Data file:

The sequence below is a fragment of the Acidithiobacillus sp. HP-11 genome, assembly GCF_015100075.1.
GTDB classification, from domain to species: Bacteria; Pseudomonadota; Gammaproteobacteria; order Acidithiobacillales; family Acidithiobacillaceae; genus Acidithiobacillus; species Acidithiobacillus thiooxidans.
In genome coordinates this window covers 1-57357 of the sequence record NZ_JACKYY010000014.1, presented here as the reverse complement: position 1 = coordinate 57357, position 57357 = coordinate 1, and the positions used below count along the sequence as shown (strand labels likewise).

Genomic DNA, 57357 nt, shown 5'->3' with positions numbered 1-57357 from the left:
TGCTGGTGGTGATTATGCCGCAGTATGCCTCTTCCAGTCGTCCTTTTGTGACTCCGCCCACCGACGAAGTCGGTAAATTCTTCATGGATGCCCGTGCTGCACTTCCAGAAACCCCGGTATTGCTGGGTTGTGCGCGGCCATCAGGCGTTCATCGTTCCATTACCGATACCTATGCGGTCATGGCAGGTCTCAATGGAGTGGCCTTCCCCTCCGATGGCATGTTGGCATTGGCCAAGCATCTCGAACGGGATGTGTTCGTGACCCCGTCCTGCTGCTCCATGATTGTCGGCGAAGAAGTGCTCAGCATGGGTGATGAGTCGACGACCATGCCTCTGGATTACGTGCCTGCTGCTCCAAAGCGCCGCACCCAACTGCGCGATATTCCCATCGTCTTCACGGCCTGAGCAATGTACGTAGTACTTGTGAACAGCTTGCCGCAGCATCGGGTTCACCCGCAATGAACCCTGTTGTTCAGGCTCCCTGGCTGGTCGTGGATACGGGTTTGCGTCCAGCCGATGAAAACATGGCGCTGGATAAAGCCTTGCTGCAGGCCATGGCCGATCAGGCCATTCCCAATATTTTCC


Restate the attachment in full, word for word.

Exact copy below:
The sequence below is a fragment of the Acidithiobacillus sp. HP-11 genome, assembly GCF_015100075.1.
GTDB classification, from domain to species: Bacteria; Pseudomonadota; Gammaproteobacteria; order Acidithiobacillales; family Acidithiobacillaceae; genus Acidithiobacillus; species Acidithiobacillus thiooxidans.
In genome coordinates this window covers 1-57357 of the sequence record NZ_JACKYY010000014.1, presented here as the reverse complement: position 1 = coordinate 57357, position 57357 = coordinate 1, and the positions used below count along the sequence as shown (strand labels likewise).

Genomic DNA, 57357 nt, shown 5'->3' with positions numbered 1-57357 from the left:
TGCTGGTGGTGATTATGCCGCAGTATGCCTCTTCCAGTCGTCCTTTTGTGACTCCGCCCACCGACGAAGTCGGTAAATTCTTCATGGATGCCCGTGCTGCACTTCCAGAAACCCCGGTATTGCTGGGTTGTGCGCGGCCATCAGGCGTTCATCGTTCCATTACCGATACCTATGCGGTCATGGCAGGTCTCAATGGAGTGGCCTTCCCCTCCGATGGCATGTTGGCATTGGCCAAGCATCTCGAACGGGATGTGTTCGTGACCCCGTCCTGCTGCTCCATGATTGTCGGCGAAGAAGTGCTCAGCATGGGTGATGAGTCGACGACCATGCCTCTGGATTACGTGCCTGCTGCTCCAAAGCGCCGCACCCAACTGCGCGATATTCCCATCGTCTTCACGGCCTGAGCAATGTACGTAGTACTTGTGAACAGCTTGCCGCAGCATCGGGTTCACCCGCAATGAACCCTGTTGTTCAGGCTCCCTGGCTGGTCGTGGATACGGGTTTGCGTCCAGCCGATGAAAACATGGCGCTGGATAAAGCCTTGCTGCAGGCCATGGCCGATCAGGCCATTCCCAATATTTTCC